Intended for healthcare professionals

  1. Chris Baraniuk, freelance journalist
  1. Belfast, UK
  1. chrisbaraniuk{at}gmail.com

How covid-19 spreads is one of the most debated questions of the pandemic. Chris Baraniuk explains what the evidence tells us about airborne transmission of the virus

What does airborne transmission mean?

Scientists distinguish between respiratory infectious diseases classed as “airborne”—which spread by aerosols suspended in the air—and infections that spread through other routes, including larger “droplets.”

Aerosols are tiny liquid particles from the respiratory tract that are generated when someone exhales, talks, or coughs, for example. They float in the air and can contain live viruses, such as measles and chickenpox. Both are examples of highly infectious diseases classed as airborne because they are known to spread by aerosols.

On the other hand, illnesses such as influenza are thought to spread primarily through larger respiratory droplets.1 These do not float as easily and are more likely to fall to the ground within 1-2 m of the source.

An airborne disease might be more transmissible overall. For example, aerosols produced by infectious person A could build up in a small, poorly ventilated room over time. Person A might depart the room but leave their aerosols behind. If person B were then to arrive in the room and spend time there, they could potentially become infected through breathing in the contaminated air.

But these two modes of transmission—airborne or aerosol based versus droplet—are not necessarily mutually exclusive and the definitions of “droplet” and “aerosol” are a problem. “They should change the terminology,” says Julian Tang, consultant virologist at the Leicester Royal Infirmary.2 “Droplets hit the ground, they’re not inhaled. Everything else is an aerosol when inhaled, whatever size it is.”

Advice from the World Health Organization states that aerosols are liquid particles of five microns or less in diameter. In reality, larger particles of moisture can also become suspended for a time in the air, depending on conditions such as temperature and humidity, says Tang.3 This means it can be difficult to establish that a virus really has zero opportunity for airborne transmission.4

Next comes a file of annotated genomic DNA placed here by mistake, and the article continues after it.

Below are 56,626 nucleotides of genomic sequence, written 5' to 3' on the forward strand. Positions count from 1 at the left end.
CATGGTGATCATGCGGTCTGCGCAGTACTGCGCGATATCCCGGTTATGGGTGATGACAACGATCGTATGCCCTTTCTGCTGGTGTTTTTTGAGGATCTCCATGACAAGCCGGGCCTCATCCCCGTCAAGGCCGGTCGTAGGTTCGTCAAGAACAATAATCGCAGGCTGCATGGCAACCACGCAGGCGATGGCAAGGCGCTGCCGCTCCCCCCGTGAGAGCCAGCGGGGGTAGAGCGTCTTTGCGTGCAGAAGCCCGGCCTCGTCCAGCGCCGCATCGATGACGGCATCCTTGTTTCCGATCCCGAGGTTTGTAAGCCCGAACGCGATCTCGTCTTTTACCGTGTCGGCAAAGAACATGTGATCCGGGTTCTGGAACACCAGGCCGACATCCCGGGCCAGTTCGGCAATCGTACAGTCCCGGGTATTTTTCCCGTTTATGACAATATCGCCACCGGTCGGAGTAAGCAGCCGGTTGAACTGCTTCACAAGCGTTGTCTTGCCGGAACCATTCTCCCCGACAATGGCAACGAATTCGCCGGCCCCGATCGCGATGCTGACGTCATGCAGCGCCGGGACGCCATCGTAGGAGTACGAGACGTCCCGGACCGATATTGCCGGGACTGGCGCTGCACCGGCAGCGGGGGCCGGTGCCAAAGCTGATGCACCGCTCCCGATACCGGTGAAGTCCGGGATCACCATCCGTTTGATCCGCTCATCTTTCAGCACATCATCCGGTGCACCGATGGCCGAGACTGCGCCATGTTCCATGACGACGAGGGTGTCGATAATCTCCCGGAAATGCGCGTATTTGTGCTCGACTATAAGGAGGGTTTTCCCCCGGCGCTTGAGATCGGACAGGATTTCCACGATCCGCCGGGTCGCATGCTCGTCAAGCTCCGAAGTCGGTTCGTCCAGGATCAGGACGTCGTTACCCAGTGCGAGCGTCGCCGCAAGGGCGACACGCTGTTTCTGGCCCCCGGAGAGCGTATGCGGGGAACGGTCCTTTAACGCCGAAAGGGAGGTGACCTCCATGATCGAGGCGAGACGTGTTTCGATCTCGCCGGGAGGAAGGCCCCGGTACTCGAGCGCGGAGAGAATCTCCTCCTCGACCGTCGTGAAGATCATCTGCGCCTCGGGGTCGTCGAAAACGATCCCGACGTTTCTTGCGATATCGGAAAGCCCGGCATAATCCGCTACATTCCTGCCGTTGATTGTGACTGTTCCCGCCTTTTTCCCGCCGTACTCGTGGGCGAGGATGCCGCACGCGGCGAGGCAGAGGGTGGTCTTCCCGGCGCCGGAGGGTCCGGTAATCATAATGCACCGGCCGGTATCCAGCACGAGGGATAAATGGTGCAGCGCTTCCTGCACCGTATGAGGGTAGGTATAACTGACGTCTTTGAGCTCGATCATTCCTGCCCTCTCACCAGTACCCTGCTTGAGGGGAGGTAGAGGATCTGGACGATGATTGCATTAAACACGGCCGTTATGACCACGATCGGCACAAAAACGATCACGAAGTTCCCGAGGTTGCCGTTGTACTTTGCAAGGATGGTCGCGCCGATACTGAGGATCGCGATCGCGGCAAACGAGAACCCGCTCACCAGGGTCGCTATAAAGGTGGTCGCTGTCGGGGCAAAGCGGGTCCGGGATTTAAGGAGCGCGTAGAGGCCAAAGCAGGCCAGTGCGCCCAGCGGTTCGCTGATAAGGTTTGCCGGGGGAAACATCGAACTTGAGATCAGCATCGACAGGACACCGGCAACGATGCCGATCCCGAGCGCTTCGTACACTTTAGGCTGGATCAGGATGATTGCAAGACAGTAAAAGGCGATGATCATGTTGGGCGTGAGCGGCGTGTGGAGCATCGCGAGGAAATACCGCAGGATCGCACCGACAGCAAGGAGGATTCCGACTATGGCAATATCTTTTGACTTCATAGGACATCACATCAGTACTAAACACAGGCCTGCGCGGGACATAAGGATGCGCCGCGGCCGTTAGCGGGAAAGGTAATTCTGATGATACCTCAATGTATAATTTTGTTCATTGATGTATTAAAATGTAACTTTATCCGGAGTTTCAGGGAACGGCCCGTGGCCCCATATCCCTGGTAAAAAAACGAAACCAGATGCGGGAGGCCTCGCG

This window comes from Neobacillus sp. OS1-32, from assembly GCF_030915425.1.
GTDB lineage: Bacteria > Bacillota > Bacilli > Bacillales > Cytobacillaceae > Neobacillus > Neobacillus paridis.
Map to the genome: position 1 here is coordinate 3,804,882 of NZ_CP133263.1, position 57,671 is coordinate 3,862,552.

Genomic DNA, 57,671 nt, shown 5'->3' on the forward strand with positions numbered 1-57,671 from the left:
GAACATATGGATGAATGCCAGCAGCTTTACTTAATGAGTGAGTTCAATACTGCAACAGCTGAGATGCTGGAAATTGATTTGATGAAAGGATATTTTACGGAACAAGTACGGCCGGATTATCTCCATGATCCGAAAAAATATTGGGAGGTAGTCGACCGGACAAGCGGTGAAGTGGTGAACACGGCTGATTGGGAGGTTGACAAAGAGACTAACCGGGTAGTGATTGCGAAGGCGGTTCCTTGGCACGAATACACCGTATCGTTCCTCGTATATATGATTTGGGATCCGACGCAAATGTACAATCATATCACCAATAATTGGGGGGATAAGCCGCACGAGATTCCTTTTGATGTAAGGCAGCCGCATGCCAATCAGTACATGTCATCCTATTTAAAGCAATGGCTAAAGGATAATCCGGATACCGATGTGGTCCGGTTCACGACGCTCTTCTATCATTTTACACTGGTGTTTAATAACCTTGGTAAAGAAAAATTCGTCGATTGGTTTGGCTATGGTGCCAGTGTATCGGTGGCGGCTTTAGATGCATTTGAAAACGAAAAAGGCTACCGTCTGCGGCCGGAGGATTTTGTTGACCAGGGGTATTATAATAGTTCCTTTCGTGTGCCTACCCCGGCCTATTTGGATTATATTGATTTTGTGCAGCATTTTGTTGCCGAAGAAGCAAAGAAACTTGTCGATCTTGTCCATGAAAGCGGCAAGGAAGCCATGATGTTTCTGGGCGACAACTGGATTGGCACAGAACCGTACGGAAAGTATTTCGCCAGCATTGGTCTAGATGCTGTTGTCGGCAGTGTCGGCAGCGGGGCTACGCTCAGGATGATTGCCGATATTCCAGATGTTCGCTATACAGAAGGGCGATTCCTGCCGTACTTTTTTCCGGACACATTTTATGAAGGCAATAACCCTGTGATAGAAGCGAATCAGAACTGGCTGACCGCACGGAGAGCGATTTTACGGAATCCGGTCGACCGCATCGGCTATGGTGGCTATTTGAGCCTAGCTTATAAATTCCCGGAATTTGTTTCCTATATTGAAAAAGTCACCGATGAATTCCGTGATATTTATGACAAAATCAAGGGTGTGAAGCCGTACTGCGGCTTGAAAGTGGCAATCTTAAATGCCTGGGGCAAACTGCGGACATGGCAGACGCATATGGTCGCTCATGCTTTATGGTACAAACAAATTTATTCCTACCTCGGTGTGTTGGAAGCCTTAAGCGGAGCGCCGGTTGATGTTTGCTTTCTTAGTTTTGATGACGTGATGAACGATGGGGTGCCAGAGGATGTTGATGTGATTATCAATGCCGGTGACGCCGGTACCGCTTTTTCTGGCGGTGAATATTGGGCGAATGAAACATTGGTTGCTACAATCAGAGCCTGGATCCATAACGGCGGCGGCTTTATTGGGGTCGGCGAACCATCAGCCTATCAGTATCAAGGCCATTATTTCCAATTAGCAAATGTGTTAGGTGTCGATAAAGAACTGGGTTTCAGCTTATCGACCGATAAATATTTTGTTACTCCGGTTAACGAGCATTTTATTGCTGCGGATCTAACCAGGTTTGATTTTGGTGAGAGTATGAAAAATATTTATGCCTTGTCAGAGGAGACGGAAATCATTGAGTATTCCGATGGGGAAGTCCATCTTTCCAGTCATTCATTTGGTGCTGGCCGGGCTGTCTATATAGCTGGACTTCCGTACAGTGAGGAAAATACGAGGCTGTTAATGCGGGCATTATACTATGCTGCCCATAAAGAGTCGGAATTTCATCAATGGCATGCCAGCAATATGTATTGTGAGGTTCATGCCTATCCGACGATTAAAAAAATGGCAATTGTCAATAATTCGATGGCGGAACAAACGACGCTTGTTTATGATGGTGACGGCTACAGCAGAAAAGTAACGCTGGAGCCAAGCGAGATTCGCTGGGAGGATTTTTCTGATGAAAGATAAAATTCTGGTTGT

Is covid-19 airborne?

Some scientists have doubted the aerosol route because covid-19 does not appear as transmissible as, say, measles.5 But others point to cases of covid-19 transmission where airborne spread appears to be the only explanation behind multiple onward infections.

Sneezing and coughing generally produce larger particles of fluid. But evidence shows large quantities of SARS-CoV-2 are also expelled in small aerosols emitted when someone is speaking at a normal volume,6 or merely breathing. One study published in August 2020 found that a single person in the early stages of covid-19 could emit millions of SARS-CoV-2 particles per hour through breathing alone.7

Scientists still aren’t sure how long viable, infectious virus particles can linger in the air. Tang says this is difficult to study because the devices used to sample air destroy viruses, including SARS-CoV-2. Analysis might detect the virus’s RNA but generally find no whole, infectious virus particles. This doesn’t mean viable particles were not present—it might simply be that the sampling technique was unable to retrieve them intact.

Despite these unknowns, several case studies suggest airborne transmission has spread SARS-CoV-2 to distances beyond two metres from the infectious person. In a restaurant in Guangzhou, China, 10 people dined on 24 January 2020, shortly before testing positive for covid-19. Three families were seated around three separate tables, but near to each other. One of the families had recently travelled from Wuhan. There was no interaction between the families sitting at their separate tables, nor obvious routes for transmission by touching contaminated surfaces (fomites). A study of the restaurant’s ventilation systems, security camera footage, and the case histories of those present concluded that infectious particles carried in the air were likely responsible for the spread of the virus.8